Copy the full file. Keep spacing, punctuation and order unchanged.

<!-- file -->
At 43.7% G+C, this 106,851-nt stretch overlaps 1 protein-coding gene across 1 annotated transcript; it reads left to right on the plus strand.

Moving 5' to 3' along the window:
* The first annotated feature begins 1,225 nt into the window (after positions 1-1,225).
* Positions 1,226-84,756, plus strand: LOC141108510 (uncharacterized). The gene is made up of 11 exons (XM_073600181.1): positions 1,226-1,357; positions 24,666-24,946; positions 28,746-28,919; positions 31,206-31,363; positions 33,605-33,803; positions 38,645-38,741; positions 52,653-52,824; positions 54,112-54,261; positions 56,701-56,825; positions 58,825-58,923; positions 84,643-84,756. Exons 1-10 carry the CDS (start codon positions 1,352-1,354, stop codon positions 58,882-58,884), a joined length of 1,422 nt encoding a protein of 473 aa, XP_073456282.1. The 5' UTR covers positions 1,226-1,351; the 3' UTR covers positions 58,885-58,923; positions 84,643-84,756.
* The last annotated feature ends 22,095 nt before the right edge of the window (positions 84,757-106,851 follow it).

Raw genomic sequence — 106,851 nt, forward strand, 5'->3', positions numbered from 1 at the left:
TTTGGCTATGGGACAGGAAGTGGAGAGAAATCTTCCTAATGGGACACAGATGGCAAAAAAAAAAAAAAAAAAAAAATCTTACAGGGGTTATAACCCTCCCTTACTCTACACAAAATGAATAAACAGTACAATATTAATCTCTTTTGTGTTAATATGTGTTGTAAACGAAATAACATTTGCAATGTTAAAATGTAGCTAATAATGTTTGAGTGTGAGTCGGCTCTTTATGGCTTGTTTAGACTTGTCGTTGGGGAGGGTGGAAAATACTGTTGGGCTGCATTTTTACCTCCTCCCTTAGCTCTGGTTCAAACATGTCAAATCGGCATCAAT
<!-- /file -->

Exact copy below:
At 43.7% G+C, this 106,851-nt stretch overlaps 1 protein-coding gene across 1 annotated transcript; it reads left to right on the plus strand.

Moving 5' to 3' along the window:
* The first annotated feature begins 1,225 nt into the window (after positions 1-1,225).
* Positions 1,226-84,756, plus strand: LOC141108510 (uncharacterized). The gene is made up of 11 exons (XM_073600181.1): positions 1,226-1,357; positions 24,666-24,946; positions 28,746-28,919; positions 31,206-31,363; positions 33,605-33,803; positions 38,645-38,741; positions 52,653-52,824; positions 54,112-54,261; positions 56,701-56,825; positions 58,825-58,923; positions 84,643-84,756. Exons 1-10 carry the CDS (start codon positions 1,352-1,354, stop codon positions 58,882-58,884), a joined length of 1,422 nt encoding a protein of 473 aa, XP_073456282.1. The 5' UTR covers positions 1,226-1,351; the 3' UTR covers positions 58,885-58,923; positions 84,643-84,756.
* The last annotated feature ends 22,095 nt before the right edge of the window (positions 84,757-106,851 follow it).

Raw genomic sequence — 106,851 nt, forward strand, 5'->3', positions numbered from 1 at the left:
TTTGGCTATGGGACAGGAAGTGGAGAGAAATCTTCCTAATGGGACACAGATGGCAAAAAAAAAAAAAAAAAAAAAATCTTACAGGGGTTATAACCCTCCCTTACTCTACACAAAATGAATAAACAGTACAATATTAATCTCTTTTGTGTTAATATGTGTTGTAAACGAAATAACATTTGCAATGTTAAAATGTAGCTAATAATGTTTGAGTGTGAGTCGGCTCTTTATGGCTTGTTTAGACTTGTCGTTGGGGAGGGTGGAAAATACTGTTGGGCTGCATTTTTACCTCCTCCCTTAGCTCTGGTTCAAACATGTCAAATCGGCATCAAT